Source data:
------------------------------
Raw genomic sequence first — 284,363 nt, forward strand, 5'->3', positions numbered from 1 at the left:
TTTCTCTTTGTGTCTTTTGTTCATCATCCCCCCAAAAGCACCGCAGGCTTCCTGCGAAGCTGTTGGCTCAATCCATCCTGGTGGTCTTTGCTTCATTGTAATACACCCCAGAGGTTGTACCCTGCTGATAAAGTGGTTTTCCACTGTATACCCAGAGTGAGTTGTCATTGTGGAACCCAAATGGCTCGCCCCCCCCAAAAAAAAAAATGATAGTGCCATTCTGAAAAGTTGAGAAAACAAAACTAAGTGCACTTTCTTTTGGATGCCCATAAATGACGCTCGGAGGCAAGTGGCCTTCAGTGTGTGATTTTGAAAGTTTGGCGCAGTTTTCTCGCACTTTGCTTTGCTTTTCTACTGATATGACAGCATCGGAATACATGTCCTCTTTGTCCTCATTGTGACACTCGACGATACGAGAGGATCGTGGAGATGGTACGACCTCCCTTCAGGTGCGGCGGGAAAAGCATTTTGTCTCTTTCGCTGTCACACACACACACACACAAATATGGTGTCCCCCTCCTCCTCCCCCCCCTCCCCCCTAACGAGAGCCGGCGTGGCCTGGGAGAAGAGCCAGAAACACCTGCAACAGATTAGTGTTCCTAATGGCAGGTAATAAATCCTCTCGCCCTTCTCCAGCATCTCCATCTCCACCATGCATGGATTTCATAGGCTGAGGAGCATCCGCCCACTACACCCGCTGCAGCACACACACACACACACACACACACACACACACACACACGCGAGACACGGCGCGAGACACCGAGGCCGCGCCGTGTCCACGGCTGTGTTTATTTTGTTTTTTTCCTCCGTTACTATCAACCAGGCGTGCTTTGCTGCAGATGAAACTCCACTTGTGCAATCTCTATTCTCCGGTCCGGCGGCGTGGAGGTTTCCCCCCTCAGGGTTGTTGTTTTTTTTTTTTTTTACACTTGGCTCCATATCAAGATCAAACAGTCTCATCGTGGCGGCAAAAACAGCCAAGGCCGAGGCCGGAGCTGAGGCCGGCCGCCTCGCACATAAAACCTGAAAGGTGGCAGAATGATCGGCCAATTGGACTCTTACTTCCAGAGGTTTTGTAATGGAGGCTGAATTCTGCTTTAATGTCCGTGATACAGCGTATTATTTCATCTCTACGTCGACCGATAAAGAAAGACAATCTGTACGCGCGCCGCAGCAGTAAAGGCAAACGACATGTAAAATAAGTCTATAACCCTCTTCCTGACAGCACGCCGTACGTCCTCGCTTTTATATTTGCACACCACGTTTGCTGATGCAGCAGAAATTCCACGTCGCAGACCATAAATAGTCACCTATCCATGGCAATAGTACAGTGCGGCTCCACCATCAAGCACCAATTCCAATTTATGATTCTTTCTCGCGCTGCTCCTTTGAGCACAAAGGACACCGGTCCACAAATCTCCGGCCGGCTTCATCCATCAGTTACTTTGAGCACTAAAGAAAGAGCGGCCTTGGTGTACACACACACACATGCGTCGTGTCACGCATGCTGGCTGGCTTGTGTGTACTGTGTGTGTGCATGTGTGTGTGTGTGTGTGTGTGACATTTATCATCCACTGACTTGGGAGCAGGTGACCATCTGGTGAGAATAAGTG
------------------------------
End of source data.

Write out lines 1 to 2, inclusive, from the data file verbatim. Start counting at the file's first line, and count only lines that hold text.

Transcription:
Raw genomic sequence first — 284,363 nt, forward strand, 5'->3', positions numbered from 1 at the left:
TTTCTCTTTGTGTCTTTTGTTCATCATCCCCCCAAAAGCACCGCAGGCTTCCTGCGAAGCTGTTGGCTCAATCCATCCTGGTGGTCTTTGCTTCATTGTAATACACCCCAGAGGTTGTACCCTGCTGATAAAGTGGTTTTCCACTGTATACCCAGAGTGAGTTGTCATTGTGGAACCCAAATGGCTCGCCCCCCCCAAAAAAAAAAATGATAGTGCCATTCTGAAAAGTTGAGAAAACAAAACTAAGTGCACTTTCTTTTGGATGCCCATAAATGACGCTCGGAGGCAAGTGGCCTTCAGTGTGTGATTTTGAAAGTTTGGCGCAGTTTTCTCGCACTTTGCTTTGCTTTTCTACTGATATGACAGCATCGGAATACATGTCCTCTTTGTCCTCATTGTGACACTCGACGATACGAGAGGATCGTGGAGATGGTACGACCTCCCTTCAGGTGCGGCGGGAAAAGCATTTTGTCTCTTTCGCTGTCACACACACACACACACAAATATGGTGTCCCCCTCCTCCTCCCCCCCCTCCCCCCTAACGAGAGCCGGCGTGGCCTGGGAGAAGAGCCAGAAACACCTGCAACAGATTAGTGTTCCTAATGGCAGGTAATAAATCCTCTCGCCCTTCTCCAGCATCTCCATCTCCACCATGCATGGATTTCATAGGCTGAGGAGCATCCGCCCACTACACCCGCTGCAGCACACACACACACACACACACACACACACACACACACACGCGAGACACGGCGCGAGACACCGAGGCCGCGCCGTGTCCACGGCTGTGTTTATTTTGTTTTTTTCCTCCGTTACTATCAACCAGGCGTGCTTTGCTGCAGATGAAACTCCACTTGTGCAATCTCTATTCTCCGGTCCGGCGGCGTGGAGGTTTCCCCCCTCAGGGTTGTTGTTTTTTTTTTTTTTTACACTTGGCTCCATATCAAGATCAAACAGTCTCATCGTGGCGGCAAAAACAGCCAAGGCCGAGGCCGGAGCTGAGGCCGGCCGCCTCGCACATAAAACCTGAAAGGTGGCAGAATGATCGGCCAATTGGACTCTTACTTCCAGAGGTTTTGTAATGGAGGCTGAATTCTGCTTTAATGTCCGTGATACAGCGTATTATTTCATCTCTACGTCGACCGATAAAGAAAGACAATCTGTACGCGCGCCGCAGCAGTAAAGGCAAACGACATGTAAAATAAGTCTATAACCCTCTTCCTGACAGCACGCCGTACGTCCTCGCTTTTATATTTGCACACCACGTTTGCTGATGCAGCAGAAATTCCACGTCGCAGACCATAAATAGTCACCTATCCATGGCAATAGTACAGTGCGGCTCCACCATCAAGCACCAATTCCAATTTATGATTCTTTCTCGCGCTGCTCCTTTGAGCACAAAGGACACCGGTCCACAAATCTCCGGCCGGCTTCATCCATCAGTTACTTTGAGCACTAAAGAAAGAGCGGCCTTGGTGTACACACACACACATGCGTCGTGTCACGCATGCTGGCTGGCTTGTGTGTACTGTGTGTGTGCATGTGTGTGTGTGTGTGTGTGTGACATTTATCATCCACTGACTTGGGAGCAGGTGACCATCTGGTGAGAATAAGTG